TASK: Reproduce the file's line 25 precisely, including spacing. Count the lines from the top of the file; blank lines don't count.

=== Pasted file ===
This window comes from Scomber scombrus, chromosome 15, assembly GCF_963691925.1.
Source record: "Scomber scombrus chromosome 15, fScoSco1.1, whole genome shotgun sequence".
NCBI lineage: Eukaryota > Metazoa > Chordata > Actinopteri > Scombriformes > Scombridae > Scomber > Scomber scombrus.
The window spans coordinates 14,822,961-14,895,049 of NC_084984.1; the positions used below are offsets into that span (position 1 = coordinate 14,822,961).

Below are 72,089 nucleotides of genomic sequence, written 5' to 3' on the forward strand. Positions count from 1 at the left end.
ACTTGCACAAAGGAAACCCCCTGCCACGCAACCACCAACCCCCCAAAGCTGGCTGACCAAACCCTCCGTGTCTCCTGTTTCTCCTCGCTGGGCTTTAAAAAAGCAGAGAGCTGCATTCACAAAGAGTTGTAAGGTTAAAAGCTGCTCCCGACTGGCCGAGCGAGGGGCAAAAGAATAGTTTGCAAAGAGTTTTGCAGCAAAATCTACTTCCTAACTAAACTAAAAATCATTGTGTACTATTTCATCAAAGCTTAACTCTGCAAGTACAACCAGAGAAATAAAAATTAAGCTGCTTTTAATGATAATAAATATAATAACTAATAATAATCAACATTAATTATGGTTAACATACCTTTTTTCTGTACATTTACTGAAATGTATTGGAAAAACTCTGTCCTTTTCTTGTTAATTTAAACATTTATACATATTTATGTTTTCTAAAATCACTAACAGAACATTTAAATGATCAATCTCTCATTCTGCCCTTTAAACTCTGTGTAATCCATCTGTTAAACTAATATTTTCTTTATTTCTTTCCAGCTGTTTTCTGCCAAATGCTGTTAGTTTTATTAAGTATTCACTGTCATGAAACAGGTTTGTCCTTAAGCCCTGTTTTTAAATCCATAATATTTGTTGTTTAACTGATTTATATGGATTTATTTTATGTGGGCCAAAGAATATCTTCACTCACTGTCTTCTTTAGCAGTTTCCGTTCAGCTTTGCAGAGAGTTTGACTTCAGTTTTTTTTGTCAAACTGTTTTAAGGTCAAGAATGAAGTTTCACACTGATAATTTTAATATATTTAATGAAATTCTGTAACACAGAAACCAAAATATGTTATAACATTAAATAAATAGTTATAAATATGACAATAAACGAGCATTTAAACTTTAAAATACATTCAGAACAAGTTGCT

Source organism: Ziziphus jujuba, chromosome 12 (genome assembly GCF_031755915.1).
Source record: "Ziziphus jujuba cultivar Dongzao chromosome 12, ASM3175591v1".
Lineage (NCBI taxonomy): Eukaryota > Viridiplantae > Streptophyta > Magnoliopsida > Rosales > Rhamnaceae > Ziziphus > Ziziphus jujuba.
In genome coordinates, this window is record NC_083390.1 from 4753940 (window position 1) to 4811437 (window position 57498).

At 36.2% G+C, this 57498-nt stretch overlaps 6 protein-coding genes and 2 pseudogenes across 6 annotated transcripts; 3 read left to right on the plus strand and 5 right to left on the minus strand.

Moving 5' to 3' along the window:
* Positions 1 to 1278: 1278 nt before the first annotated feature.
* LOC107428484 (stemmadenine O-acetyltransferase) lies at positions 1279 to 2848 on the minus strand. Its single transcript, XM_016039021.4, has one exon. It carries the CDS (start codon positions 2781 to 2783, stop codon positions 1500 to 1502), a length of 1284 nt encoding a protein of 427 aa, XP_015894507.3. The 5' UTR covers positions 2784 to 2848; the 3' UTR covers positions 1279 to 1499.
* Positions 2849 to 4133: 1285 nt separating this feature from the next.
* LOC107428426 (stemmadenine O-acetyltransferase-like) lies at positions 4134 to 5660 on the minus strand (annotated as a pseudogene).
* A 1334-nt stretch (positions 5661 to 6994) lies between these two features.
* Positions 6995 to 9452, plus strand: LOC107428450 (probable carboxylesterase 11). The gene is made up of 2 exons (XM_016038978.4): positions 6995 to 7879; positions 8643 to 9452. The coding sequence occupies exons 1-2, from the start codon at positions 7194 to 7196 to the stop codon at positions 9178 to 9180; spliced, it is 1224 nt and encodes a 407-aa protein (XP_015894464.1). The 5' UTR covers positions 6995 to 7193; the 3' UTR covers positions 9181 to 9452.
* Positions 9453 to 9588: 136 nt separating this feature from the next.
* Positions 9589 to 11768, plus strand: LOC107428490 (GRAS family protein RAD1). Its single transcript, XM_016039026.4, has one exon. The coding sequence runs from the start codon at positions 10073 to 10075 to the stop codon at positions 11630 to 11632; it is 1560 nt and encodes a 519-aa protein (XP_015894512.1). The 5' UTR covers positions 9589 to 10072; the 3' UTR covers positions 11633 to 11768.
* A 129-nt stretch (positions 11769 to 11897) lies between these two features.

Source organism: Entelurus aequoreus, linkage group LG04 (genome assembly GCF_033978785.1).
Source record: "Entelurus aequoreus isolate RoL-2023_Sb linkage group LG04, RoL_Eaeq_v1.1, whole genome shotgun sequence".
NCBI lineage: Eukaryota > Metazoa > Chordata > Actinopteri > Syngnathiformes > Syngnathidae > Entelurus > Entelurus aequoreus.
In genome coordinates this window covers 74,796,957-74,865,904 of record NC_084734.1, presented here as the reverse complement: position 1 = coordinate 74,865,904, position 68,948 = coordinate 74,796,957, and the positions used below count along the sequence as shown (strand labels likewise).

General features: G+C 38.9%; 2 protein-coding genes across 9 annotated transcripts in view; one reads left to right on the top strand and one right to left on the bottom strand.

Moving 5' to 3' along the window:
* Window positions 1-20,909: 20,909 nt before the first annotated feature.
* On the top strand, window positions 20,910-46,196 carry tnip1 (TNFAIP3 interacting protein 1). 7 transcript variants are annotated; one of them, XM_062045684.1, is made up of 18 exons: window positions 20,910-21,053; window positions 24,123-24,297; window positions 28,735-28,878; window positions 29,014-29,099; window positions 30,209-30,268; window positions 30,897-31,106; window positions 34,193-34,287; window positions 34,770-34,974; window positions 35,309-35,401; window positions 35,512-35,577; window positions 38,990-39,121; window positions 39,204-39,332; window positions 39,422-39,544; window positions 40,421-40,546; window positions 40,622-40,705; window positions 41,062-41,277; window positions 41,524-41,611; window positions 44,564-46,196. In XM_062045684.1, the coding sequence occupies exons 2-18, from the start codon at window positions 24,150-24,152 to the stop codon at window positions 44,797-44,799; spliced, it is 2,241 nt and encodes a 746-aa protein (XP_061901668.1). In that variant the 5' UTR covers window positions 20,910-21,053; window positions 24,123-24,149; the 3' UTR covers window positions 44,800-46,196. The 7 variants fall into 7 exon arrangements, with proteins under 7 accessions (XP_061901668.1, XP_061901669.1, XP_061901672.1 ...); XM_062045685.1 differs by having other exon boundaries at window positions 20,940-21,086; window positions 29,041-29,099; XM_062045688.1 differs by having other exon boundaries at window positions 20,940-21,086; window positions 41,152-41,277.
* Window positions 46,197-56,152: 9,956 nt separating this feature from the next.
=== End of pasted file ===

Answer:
In genome coordinates this window covers 74,796,957-74,865,904 of record NC_084734.1, presented here as the reverse complement: position 1 = coordinate 74,865,904, position 68,948 = coordinate 74,796,957, and the positions used below count along the sequence as shown (strand labels likewise).